Abandonment of Rental Property by Tenants

By E-Renter Tenant Screening
Posted on February 1, 2011 under Landlord Tips | icon: commentBe the First to Comment

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Abandonment is a tricky situation for landlords. It may seem pretty straightforward that abandonment has occurred when a tenant moves furniture and other possessions out of a rental property, hasn’t been seen by the neighbors in a several weeks, and doesn’t return messages—but the law may see it differently.

It’s best to check with a lawyer for the specific laws in your state. But when can a landlord consider a rental unit abandoned, and therefore prepare it to be leased to a new tenant?

Laws vary by state and locality, but here are some general guidelines for landlords:

  • A unit could be considered abandoned when the tenant owes rent and has left evidence of abandonment, such as removing furniture and clothing, along with personal care and other items. Again, it depends on the state.
  • If the tenant’s rent is current, the unit is not usually considered abandoned, even if the furniture and other possessions have been removed,. You do not want to rent the unit to another tenant, only to see the original tenant return. Wait until the end of the rental period that has been paid before attempting to turn over the unit.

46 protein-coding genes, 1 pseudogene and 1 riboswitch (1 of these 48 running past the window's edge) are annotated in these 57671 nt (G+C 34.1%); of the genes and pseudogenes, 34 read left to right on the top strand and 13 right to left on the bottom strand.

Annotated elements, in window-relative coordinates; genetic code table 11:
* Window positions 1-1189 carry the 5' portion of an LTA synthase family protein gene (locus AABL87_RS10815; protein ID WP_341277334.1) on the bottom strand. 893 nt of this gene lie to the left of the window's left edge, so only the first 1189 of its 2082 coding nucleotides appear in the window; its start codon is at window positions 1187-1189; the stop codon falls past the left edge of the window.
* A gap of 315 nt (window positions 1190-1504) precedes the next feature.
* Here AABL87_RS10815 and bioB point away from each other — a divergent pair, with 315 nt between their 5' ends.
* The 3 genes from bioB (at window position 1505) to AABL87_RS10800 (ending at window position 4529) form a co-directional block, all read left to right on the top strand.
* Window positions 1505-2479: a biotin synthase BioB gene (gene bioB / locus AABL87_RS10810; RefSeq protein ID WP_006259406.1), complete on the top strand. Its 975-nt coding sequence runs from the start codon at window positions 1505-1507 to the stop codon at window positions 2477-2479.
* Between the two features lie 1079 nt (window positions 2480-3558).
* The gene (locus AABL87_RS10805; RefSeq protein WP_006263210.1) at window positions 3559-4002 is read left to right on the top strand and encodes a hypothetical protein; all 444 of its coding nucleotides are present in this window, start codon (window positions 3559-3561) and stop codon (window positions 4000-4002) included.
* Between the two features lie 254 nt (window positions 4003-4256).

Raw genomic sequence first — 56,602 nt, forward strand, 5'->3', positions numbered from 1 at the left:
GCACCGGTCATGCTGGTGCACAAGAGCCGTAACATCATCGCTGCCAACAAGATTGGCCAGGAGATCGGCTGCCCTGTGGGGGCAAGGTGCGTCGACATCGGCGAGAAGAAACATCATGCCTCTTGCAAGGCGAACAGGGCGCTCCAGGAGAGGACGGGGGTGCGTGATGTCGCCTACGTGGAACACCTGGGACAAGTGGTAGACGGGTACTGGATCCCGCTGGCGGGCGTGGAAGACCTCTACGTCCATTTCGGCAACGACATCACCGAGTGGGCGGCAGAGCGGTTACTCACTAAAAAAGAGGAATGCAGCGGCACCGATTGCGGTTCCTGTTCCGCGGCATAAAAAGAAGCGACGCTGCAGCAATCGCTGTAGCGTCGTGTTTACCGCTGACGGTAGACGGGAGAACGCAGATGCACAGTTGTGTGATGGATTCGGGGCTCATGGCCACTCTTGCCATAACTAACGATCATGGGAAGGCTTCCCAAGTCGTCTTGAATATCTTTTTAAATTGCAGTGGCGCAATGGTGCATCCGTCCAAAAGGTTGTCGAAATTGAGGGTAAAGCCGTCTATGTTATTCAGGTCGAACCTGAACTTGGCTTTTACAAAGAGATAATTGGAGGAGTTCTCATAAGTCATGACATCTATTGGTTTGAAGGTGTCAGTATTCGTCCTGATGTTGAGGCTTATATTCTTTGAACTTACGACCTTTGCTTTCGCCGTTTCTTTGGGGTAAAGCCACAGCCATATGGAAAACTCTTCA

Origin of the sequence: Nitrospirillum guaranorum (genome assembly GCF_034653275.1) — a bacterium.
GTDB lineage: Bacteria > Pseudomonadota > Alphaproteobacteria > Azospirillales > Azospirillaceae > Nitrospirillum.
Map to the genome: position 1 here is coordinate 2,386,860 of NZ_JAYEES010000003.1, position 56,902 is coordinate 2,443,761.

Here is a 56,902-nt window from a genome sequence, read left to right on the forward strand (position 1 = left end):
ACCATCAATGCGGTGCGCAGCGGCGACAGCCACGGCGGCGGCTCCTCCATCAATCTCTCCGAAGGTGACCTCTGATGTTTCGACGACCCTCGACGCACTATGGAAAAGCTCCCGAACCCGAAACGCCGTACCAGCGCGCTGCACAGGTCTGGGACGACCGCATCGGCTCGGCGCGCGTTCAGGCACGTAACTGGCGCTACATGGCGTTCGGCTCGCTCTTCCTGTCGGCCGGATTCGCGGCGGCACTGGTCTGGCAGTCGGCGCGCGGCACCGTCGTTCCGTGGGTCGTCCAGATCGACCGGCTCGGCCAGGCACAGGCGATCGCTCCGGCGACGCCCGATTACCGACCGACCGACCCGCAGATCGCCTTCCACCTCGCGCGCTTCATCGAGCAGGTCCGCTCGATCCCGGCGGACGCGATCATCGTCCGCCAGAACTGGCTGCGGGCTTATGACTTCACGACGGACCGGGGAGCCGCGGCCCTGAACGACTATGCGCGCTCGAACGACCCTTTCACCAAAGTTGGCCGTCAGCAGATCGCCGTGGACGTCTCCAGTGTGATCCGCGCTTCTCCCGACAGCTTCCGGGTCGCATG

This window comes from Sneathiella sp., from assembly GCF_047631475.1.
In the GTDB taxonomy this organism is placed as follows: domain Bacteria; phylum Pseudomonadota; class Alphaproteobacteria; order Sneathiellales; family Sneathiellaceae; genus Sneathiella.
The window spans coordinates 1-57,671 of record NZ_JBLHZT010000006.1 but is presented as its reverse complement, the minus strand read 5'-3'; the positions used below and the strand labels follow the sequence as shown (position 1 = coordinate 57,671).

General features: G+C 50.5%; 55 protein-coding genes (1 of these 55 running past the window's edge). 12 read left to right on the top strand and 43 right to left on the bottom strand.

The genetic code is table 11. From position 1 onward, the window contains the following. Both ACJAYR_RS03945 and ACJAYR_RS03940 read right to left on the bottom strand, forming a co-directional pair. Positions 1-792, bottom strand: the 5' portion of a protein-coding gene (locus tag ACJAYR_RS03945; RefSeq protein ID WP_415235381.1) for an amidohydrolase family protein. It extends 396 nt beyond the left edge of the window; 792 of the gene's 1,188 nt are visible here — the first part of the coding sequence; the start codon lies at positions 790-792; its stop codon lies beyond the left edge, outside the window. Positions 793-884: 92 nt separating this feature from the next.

• Cumulative signs, such as a tenant informing the landlord or neighbors that they planned to leave, along with a large amount of uncollected mail, removing all the furniture, and turning off the utilities, could be considered evidence of abandonment.
  • Most landlords know to make reasonable efforts to contact the tenant. Telephone calls and emails may be the first methods, but it’s always a good idea to send a certified letter. Make sure to keep copies of letters and notes regarding dates and times of calls and emails.
  • If the tenant appears to be gone and didn’t turn in the keys to the rental unit, don’t automatically change the locks. Again, you must first determine whether abandonment has occurred under the laws of your state.
  • Tenant property is another area protected by the law. Don’t dispose of a tenant’s property, even if it appears they abandoned it, without checking your local and state laws. Some states allow 30 days for the tenant to claim the property; others allow six months.

It may not seem fair that when abandonment by a tenant occurs, the landlord is responsible for cleaning up the rental unit, gathering all the left-behind property and storing it for the tenant. Fair or not, it’s often the case—and just another part of being a rental property owner!

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